'Incredible Journey' For Martina Hingis Ends With Loss In Doubles Final
NEW YORK -- She was 15 the first time she won a Grand Slam title, and Martina Hingis proved 18 years later that she still has it with an appearance in the US Open doubles final Friday night.
She called it "an incredible journey," but Hingis fell short with partner Flavia Pennetta of completing the adventure, as Ekaterina Makarova and Elena Vesnina became the first all-Russian women's team to win the US Open title, with a 2-6, 6-3, 6-2 victory.
"We definitely had our chances, but when we look back starting the tournament, if you asked me to sign a paper that I'm in the finals, I would probably accept it with my eyes closed," Hingis said.
"We showed that we can beat the best doubles teams out there, but I felt like the juice ran out a little bit at the end."
Hingis and Pennetta looked like they might run away with what would have been Hingis' 10th Grand Slam doubles titles and 16th major championship overall. But after leading 6-2, 3-2 and up a break in the second, the fourth-seeded Russians rallied back, taking advantage of Hingis' second serve, while the unseeded Hingis and Pennetta converted only 3 of 12 break chances, 0 of 6 in the third set.
It was the second Grand Slam title for Makarova and Vesnina and wrapped up a good fortnight for Makarova, who reached the semifinals in singles before losing to Serena Williams.
It was Hingis, however, who drew the fascination of the healthy-sized Arthur Ashe Stadium crowd as well as the media corps, many of whom were not covering the sport in 1997 when Hingis first burst onto the scene as the youngest No. 1 player of the 20th century at 16 years, 6 months.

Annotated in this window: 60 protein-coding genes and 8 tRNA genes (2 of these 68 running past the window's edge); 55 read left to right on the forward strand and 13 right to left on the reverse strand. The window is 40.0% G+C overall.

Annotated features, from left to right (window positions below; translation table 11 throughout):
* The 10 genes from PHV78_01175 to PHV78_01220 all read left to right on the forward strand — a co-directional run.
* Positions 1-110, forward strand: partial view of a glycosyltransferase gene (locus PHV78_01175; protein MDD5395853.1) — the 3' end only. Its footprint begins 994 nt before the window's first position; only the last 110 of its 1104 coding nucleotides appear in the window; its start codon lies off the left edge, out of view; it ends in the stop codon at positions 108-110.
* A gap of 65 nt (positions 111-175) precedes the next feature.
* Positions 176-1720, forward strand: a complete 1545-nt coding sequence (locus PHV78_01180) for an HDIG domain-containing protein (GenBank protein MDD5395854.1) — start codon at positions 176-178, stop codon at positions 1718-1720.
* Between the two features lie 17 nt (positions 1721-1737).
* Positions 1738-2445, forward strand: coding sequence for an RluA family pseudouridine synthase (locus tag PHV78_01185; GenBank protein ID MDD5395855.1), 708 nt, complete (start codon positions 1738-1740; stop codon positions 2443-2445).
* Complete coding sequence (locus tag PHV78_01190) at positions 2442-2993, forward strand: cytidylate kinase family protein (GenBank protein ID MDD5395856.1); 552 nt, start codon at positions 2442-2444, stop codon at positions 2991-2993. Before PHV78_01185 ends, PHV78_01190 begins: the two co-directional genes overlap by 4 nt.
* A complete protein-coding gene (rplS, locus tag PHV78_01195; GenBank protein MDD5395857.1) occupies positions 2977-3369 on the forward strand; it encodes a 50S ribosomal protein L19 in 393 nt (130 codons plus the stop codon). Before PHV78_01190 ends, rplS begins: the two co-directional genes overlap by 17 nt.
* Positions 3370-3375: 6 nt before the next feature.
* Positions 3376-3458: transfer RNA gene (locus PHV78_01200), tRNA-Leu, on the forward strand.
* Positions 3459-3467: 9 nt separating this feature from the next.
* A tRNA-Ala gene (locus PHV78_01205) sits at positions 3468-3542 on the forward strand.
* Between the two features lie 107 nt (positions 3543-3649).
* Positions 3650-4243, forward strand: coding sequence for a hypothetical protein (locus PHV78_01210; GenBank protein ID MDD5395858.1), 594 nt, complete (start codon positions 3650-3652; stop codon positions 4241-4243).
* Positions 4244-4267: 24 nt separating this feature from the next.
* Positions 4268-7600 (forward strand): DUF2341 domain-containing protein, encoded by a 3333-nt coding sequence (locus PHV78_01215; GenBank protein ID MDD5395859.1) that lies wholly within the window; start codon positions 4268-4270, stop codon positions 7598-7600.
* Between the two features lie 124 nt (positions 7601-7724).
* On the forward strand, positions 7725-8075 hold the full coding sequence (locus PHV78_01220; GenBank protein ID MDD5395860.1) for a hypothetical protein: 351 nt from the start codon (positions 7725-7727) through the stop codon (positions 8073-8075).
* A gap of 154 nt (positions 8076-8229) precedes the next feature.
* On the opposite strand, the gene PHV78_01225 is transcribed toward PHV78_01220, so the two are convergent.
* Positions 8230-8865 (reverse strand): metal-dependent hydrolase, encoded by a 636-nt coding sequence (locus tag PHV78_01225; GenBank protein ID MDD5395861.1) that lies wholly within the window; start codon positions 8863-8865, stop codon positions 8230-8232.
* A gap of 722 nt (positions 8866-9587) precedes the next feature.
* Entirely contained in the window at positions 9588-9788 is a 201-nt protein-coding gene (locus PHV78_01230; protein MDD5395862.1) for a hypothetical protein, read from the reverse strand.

In 1998, Hingis won all four Grand Slam doubles titles with two different partners, but it has been 12 years since her last appearance in a Grand Slam doubles final after winning the Australian Open with Anna Kournikova in 2002. Hingis' last slam title came in the mixed doubles at the 2006 Australian Open with Mahesh Bhupathi.
Hingis won her only US Open singles title in 1997 and her only doubles title here in '98.
Inducted into the International Tennis Hall of Fame last year, Hingis returned to the game eight years after two retirements -- the first from foot and ankle injuries in 2003 and the second after a two-year ban imposed following a positive test for cocaine in 2006.
Since then, Hingis, who lost in the first round of the Open last year with partner Daniela Hantuchova and has played World Team tennis and exhibition matches, as well as tour events, this year with Sabine Lisicki.
"Today I don't have to prove nothing to nobody," Hingis said.
Hingis teamed up with Pennetta in June in Eastbourne, where they lost in the finals after defeating Makarova and Vesnina in the first round.
"To be here after four tournaments together is pretty good," said Pennetta, an Open singles semifinalist last year.
Hingis, who will be 34 on Sept. 30, and Pennetta, 32, were trying to become second-oldest team to win the US Open with a combined age of 65.
"I mean, it's amazing," Hingis said. "Last year, I lost here in the first round ... a year later, I'm a year older ... and I make the finals. So, of course I'm really happy.
"It's still a great tournament. This is not going to take anything away from that. Hopefully, we will have more opportunities in the near future. We'll go to Asia and try to do our best there, and then next year there is again four Grand Slams."